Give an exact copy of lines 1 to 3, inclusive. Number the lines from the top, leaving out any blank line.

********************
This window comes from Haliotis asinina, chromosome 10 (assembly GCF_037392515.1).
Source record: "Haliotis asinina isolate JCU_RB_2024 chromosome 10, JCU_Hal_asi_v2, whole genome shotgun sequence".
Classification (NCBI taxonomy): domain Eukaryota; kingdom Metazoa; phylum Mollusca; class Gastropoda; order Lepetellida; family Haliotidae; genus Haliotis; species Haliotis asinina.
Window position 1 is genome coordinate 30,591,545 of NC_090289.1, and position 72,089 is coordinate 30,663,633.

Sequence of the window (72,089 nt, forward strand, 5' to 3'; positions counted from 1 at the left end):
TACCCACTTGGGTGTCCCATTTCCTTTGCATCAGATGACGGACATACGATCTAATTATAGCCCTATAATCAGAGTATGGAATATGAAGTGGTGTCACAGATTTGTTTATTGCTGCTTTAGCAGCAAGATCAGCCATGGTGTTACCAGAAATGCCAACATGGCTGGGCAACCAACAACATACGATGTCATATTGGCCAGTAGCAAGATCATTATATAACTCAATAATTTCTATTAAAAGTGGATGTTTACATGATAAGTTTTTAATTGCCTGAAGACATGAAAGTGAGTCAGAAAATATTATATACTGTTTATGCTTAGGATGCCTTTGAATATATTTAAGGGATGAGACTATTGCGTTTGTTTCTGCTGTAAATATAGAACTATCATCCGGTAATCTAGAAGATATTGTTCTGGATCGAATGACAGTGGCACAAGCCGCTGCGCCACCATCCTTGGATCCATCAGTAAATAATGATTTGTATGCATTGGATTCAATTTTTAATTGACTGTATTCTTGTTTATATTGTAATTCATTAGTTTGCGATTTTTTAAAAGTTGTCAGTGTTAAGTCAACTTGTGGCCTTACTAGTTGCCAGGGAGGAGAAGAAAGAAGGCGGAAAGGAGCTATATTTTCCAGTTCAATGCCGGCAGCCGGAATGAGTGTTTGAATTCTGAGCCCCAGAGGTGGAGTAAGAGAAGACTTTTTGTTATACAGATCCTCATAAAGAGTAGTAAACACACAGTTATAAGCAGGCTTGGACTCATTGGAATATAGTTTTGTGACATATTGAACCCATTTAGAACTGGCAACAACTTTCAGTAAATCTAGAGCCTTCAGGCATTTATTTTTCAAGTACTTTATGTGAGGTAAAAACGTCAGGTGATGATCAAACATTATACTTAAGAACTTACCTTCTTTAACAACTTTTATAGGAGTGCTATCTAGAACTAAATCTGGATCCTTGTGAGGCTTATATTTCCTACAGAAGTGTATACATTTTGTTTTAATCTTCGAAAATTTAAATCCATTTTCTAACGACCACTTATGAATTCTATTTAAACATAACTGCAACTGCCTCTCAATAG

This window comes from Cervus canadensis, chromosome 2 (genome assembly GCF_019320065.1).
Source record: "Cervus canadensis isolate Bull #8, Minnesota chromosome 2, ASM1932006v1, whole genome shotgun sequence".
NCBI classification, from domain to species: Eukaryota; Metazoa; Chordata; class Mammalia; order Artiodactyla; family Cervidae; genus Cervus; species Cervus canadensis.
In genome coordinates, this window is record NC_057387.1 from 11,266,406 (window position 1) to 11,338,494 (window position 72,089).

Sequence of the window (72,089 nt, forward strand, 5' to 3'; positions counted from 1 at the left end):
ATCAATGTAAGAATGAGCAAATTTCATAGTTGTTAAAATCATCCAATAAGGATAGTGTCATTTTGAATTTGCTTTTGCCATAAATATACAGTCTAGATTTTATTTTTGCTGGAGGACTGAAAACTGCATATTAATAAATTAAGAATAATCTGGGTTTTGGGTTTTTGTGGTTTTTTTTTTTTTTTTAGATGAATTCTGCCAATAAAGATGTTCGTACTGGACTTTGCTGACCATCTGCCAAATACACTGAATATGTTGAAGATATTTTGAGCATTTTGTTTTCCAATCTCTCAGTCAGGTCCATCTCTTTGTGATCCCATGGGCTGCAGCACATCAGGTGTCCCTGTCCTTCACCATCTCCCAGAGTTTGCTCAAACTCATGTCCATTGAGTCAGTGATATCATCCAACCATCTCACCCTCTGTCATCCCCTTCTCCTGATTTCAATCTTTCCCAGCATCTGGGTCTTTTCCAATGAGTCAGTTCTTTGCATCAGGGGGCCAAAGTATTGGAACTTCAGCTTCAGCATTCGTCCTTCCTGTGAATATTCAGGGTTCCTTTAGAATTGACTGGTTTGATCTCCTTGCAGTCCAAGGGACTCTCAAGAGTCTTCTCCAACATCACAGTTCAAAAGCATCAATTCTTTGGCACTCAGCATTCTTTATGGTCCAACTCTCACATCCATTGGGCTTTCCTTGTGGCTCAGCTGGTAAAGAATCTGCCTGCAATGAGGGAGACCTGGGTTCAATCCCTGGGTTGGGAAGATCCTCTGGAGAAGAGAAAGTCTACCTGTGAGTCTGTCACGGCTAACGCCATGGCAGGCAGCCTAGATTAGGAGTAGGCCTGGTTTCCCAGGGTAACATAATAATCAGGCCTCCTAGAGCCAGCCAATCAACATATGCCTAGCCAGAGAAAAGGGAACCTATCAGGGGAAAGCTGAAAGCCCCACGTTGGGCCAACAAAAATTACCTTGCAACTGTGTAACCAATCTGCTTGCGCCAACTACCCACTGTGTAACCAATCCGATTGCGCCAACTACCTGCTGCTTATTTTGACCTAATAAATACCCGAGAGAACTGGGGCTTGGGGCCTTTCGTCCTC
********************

This window comes from Haliotis asinina, chromosome 10 (assembly GCF_037392515.1).
Source record: "Haliotis asinina isolate JCU_RB_2024 chromosome 10, JCU_Hal_asi_v2, whole genome shotgun sequence".
Classification (NCBI taxonomy): domain Eukaryota; kingdom Metazoa; phylum Mollusca; class Gastropoda; order Lepetellida; family Haliotidae; genus Haliotis; species Haliotis asinina.